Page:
V-Lab Blog

Developing an Open Catalogue Raisonné Platform: The OpenArt Project

Posted 6/22/2015 by Kathryn Stine

In conducting art historical or visual studies research, faculty, students, and independent scholars face the challenges of organizing images, descriptions of works, and related visual and textual resources, and, more often than not, do so by using available digital tools that likely were not designed to directly support these activities. Beyond simply organizing, researchers need reliable means for describing and then mining the significant relationships and interconnections that they have found or made between these resources. They may also want to share these resources online in order to promote dialogue and encourage new findings. Each of these pursuits can be addressed through the creation of a digital catalog (or, as appropriate, a catalogue raisonné) backed with a database structure.

In a guest post on the Digital Humanities at Berkeley blog, Senior Digital Curator Kathryn Stine provides an update on a collaborative research project that the Visual Resources Center has been conducting with Associate Professor Elizabeth Honig and incoming graduate student Jess Bailey to design an online toolkit that will support art history or visual studies researchers engaged in creating database-backed digital catalogs, the OpenArt project. The OpenArt project team, which also includes Principal Digital Curator Lynn Cunningham, Senior Digital Curator Jason Hosford, and Drupal consultant, Stephanie Moore, has been working since early 2015 on preliminary designs for a freely available online platform, modeled on Professor Honig’s online catalogue documenting Jan Brueghel’s work.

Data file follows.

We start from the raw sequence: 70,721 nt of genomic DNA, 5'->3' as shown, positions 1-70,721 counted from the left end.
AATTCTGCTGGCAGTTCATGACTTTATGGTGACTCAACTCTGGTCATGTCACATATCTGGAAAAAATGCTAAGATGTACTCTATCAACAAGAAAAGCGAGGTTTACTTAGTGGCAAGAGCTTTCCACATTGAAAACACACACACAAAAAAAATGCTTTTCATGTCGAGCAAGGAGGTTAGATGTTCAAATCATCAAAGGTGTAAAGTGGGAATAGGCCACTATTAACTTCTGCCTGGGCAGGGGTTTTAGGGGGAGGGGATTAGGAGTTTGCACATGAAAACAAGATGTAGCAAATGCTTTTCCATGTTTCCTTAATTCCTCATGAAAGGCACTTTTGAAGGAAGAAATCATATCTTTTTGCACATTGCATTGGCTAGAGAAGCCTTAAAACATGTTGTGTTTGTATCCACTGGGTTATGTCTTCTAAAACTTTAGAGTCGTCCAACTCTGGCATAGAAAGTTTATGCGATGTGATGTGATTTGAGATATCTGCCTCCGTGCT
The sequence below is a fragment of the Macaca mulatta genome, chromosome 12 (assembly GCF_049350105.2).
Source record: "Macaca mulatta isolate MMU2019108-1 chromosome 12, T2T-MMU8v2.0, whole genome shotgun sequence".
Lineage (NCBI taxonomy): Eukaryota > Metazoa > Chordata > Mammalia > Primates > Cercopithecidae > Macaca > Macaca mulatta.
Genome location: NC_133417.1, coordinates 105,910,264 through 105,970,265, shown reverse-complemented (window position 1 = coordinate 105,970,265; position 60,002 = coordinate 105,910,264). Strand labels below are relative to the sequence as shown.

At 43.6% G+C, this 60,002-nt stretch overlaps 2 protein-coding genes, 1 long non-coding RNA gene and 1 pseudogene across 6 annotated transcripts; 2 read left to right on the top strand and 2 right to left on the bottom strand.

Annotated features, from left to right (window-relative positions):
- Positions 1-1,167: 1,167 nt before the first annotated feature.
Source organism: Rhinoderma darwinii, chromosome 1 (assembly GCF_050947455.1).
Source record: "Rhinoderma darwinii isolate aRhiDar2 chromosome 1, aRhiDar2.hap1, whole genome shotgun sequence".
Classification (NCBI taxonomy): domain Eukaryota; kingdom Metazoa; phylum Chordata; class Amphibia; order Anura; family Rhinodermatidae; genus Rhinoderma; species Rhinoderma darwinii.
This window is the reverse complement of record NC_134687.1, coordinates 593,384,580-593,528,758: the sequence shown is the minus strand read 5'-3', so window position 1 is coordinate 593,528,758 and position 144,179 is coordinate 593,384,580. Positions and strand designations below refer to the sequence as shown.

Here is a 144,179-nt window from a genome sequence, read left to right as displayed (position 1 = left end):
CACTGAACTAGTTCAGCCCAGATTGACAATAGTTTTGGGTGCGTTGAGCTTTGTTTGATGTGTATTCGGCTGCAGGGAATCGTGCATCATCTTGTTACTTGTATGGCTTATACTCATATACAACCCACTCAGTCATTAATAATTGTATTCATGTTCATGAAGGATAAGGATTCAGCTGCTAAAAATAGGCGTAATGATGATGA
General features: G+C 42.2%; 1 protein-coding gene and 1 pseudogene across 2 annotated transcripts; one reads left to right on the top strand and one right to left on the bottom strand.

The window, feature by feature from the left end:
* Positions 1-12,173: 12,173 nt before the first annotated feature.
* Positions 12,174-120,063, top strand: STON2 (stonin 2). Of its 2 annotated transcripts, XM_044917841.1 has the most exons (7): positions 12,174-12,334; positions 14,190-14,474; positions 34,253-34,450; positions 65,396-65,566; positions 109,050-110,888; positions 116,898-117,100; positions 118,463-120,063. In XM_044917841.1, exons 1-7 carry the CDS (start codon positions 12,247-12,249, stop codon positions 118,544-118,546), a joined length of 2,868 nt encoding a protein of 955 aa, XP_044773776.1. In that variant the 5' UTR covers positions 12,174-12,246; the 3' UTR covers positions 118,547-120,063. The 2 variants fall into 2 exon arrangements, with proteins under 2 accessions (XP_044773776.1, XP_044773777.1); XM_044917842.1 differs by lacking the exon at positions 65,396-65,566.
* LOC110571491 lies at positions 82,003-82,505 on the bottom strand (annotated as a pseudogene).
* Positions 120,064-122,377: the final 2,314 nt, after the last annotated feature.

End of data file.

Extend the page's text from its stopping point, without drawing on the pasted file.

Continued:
OpenArt will ultimately help researchers record, store, link, search, and share images, descriptions, and related resources as a catalog organized around authorship, theme, material and techniques, geography, or other attributes of the artwork or visual culture contained therein. OpenArt has been initially funded by through the Digital Humanities at Berkeley’s Andrew W. Mellon Foundation grant “Capacity Building and Integration in the Digital Humanities”, and through an International Music and Art Foundation grant, along with in-kind support from the Department of the History of Art.

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